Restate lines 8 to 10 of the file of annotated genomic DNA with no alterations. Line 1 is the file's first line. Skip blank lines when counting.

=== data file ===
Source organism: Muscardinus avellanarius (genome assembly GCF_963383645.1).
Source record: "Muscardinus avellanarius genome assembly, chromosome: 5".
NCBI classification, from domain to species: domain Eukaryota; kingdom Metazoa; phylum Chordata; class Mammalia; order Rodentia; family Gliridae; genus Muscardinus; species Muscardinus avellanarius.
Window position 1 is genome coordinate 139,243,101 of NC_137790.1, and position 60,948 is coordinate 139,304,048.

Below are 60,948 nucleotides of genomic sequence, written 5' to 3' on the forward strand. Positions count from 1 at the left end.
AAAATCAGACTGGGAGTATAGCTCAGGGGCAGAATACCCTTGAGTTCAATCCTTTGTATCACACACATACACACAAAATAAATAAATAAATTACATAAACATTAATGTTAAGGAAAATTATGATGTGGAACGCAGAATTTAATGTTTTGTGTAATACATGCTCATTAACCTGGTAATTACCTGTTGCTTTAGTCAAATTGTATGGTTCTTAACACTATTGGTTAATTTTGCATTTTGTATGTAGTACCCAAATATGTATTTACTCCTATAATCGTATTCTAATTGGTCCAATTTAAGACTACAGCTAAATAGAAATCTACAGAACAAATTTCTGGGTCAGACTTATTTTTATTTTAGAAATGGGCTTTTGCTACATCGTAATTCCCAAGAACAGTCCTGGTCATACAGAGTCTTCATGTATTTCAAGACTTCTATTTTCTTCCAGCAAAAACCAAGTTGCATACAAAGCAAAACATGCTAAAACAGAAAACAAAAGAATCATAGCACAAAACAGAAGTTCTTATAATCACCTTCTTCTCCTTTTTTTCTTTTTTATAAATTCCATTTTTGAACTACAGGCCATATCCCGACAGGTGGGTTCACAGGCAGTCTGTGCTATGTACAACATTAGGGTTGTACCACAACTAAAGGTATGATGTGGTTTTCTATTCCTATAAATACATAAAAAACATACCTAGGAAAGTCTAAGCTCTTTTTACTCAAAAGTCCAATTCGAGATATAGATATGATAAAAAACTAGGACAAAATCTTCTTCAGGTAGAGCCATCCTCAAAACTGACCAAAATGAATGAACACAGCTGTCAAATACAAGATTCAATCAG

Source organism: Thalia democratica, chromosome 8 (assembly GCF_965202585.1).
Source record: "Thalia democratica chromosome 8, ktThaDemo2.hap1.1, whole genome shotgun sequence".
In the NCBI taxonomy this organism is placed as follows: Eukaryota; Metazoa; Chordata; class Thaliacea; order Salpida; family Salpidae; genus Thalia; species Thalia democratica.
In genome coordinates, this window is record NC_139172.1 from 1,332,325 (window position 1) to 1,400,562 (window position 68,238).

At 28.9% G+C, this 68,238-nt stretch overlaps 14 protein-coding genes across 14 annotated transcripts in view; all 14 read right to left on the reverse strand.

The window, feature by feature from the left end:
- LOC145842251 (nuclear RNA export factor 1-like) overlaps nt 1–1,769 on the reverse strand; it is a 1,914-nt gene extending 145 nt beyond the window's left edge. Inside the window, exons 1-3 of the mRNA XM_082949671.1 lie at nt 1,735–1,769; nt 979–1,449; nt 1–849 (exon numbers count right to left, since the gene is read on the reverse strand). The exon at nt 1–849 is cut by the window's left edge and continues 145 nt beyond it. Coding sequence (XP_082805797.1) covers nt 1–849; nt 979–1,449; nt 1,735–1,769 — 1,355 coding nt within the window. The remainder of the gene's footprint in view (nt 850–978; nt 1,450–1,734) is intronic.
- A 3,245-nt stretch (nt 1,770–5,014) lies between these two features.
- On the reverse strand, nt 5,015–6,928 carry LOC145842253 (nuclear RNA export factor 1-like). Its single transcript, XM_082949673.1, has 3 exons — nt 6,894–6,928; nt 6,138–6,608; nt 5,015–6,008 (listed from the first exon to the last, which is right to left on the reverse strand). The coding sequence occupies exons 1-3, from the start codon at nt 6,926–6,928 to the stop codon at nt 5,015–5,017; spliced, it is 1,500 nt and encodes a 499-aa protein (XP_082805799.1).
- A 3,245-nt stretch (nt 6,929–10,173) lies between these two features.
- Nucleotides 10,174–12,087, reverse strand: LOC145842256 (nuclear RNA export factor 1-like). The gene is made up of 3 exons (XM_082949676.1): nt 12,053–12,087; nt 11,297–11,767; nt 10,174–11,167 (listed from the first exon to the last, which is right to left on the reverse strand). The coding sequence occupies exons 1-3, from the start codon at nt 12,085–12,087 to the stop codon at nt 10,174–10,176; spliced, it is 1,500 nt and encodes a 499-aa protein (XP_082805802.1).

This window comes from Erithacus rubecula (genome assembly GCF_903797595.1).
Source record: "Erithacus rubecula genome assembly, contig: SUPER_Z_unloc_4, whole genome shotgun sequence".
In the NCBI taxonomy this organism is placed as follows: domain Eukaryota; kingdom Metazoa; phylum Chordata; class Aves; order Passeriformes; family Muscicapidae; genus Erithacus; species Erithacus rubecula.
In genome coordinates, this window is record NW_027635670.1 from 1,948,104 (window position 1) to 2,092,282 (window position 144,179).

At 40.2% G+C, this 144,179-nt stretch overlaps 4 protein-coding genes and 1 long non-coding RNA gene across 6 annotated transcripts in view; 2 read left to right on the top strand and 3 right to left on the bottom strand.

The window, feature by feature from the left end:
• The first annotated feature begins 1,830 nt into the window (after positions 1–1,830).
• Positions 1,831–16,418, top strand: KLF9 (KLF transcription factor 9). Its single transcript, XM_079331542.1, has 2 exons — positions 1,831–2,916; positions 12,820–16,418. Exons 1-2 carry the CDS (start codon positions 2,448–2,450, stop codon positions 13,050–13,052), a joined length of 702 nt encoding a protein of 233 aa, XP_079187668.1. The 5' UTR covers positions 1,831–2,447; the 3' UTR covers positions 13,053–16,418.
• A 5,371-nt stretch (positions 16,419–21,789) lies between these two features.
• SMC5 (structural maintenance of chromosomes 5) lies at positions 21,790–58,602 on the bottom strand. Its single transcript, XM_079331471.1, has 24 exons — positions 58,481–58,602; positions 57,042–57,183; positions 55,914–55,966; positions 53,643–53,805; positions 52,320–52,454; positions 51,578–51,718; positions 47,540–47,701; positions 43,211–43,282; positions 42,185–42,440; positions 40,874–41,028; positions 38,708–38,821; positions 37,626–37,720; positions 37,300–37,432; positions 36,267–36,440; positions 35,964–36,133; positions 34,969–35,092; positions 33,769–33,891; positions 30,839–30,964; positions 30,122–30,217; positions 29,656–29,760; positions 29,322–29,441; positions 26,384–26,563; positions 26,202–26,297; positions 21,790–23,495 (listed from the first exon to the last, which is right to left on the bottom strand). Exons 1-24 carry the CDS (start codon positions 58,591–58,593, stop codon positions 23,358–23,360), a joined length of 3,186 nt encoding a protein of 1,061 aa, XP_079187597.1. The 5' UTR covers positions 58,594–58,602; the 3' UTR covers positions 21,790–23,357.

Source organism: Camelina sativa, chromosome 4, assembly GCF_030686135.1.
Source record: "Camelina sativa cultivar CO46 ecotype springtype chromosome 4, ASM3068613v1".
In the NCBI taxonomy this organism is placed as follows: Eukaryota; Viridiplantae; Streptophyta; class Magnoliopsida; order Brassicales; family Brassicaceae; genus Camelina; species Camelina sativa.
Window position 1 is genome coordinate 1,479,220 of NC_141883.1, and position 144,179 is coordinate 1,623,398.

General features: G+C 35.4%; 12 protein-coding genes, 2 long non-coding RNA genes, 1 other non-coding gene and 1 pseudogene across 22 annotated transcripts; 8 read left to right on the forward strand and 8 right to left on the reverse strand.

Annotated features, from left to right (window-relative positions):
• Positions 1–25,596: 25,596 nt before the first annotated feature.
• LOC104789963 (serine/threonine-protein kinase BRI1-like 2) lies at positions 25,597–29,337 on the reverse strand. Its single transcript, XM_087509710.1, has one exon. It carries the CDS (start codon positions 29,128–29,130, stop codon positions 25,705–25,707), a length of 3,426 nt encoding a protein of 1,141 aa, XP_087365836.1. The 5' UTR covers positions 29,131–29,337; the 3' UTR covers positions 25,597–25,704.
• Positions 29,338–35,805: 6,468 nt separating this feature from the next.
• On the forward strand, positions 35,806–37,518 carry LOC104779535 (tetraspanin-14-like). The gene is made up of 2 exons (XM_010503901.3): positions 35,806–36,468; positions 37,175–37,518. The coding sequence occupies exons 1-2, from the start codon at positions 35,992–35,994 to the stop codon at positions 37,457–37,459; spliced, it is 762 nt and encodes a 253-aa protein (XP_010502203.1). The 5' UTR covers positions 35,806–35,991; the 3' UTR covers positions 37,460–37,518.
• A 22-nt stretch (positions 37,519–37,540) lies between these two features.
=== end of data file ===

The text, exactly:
Source record: "Thalia democratica chromosome 8, ktThaDemo2.hap1.1, whole genome shotgun sequence".
In the NCBI taxonomy this organism is placed as follows: Eukaryota; Metazoa; Chordata; class Thaliacea; order Salpida; family Salpidae; genus Thalia; species Thalia democratica.
In genome coordinates, this window is record NC_139172.1 from 1,332,325 (window position 1) to 1,400,562 (window position 68,238).